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The pluralism that is currently unfolding among those in power is a mixed blessing. Internally, Saudis are trying to navigate this change and hope to place themselves in a patron-client relationship with at least one clan. They have been denied any say in the way their government is run, and the only available option is to become part of a princely circle of power. If one prince proves to be remote and uninterested, they may seek another, one more in need of developing his own clients to boost his popularity. The multiple princely actors within the state offer opportunities for a population denied any political representation or pressure groups.

Despite the proliferation of state bureaucracy and institutions, politics in the kingdom remain personalized and revolve around the princes. The more Saudi princes there are, the more opportunities are believed to be available. The system works as long as the monarchical myth is sustained. This myth centers on the illusion that in this large pool of princes, there is always going to be one who listens and delivers. This pluralism may work, but it can also reach a dead end and generate chaos. The segmented nature of princely politics can be frustrating and counterproductive among a growing population that needs efficient and rational bureaucracy to deal with its various needs and welfare. The appointment of Muqrin as deputy crown prince may solve the mystery of succession, but it does not resolve the perils of multiple centers of power, each of which is in control of a ministry or branch of government. 

Externally, the princely pluralism is a challenge not only to foreign governments but also to anyone who deals with the kingdom. The personalized nature of politics undermines established long-term relationships, as outsiders are not confronted with established institutions but with princes who may or may not be in the same position when it comes time to sign a contract or close a deal. The constant shuffling of princes between various institutions and the competition between them are bound to create uncertainty and undermine the credibility of the regime. It certainly makes Saudi Arabia one of the most opaque countries to do business with, and it is difficult to maintain stable political relations that survive the lifespan of a prince. Countries and businesses find themselves baffled by these reshuffles and desperate for clues to decipher Saudi mysteries. Appointments to government positions are more a tool to balance the Saudi clans rather than a reflection of the prince’s credentials. This will remain a challenge to outsiders, especially those dependent on access to Saudi resources and investment opportunities.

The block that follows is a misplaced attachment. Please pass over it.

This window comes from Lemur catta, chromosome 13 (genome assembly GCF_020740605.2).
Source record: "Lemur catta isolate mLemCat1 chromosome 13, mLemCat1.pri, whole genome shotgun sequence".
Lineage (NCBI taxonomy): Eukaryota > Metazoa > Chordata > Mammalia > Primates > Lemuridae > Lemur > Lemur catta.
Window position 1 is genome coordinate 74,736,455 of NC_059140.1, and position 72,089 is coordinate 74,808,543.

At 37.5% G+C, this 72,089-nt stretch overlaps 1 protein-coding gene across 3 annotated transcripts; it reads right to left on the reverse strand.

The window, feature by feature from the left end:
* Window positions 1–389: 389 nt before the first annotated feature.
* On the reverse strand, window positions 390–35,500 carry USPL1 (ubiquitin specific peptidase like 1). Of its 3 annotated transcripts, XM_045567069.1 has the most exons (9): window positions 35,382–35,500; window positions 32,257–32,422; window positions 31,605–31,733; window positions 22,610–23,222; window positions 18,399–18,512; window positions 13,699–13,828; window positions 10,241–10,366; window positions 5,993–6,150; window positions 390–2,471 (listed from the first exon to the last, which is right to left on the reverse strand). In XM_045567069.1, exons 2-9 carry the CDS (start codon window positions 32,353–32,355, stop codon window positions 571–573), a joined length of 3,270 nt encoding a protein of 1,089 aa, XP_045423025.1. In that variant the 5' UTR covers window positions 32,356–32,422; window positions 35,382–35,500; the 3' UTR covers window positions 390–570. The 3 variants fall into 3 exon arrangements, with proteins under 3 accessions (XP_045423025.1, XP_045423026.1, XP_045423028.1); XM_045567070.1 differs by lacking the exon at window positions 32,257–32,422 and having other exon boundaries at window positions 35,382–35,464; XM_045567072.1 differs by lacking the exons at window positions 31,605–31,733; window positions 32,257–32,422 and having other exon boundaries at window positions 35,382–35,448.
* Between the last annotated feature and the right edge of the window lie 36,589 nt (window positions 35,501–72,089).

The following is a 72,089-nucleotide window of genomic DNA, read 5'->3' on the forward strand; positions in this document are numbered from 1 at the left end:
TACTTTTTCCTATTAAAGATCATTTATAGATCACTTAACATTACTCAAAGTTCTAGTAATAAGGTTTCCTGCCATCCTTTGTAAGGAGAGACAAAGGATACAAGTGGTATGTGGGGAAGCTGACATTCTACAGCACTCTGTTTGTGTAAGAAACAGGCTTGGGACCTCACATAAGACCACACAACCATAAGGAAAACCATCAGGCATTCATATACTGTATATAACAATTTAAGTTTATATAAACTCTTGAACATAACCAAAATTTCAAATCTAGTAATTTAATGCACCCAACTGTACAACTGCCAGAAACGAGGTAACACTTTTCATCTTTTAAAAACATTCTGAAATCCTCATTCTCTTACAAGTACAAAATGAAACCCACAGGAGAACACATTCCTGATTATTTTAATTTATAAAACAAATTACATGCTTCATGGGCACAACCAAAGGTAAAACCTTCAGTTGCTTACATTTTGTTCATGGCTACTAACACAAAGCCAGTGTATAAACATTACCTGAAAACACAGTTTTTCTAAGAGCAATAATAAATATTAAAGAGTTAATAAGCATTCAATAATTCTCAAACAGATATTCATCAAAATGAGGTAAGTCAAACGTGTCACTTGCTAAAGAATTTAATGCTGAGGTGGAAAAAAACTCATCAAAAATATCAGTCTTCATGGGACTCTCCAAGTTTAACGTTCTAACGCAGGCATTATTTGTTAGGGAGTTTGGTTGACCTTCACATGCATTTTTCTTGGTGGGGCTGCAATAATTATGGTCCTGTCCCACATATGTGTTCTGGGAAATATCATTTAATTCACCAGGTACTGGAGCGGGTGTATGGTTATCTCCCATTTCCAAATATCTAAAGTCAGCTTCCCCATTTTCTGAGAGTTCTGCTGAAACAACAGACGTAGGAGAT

The multiple Saudi clans that are in control of the government and Saudi resources offer real opportunities for their members, but undermine the evolution of the kingdom into a state with institutions that are durable beyond the life of the prince. The king was expected to regulate the transfer of power to the second generation, but he can only deliver an honorary future king to rule over flourishing multiple centers of power, each of which thinks it has a divine right to monopolize the top position. For the moment, the multiple clans will continue to coexist because no one wants to rock the boat, given that the stakes are so high. The alternative to coexistence is internal strife that will no doubt undermine the future of the kingdom.

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Found in: saudi succession, saudi royal family, saudi arabia, royal family, prince muqrin, king abdullah bin abdulaziz al saud, decentralization

Dr. Madawi Al-Rasheed is a visiting professor at the Middle East Institute at the National University of Singapore as well as a columnist for Al-Monitor's Gulf Pulse. She has written extensively about the Arabian Peninsula, Arab migration, globalization, religious transnationalism and gender. On Twitter: @MadawiDr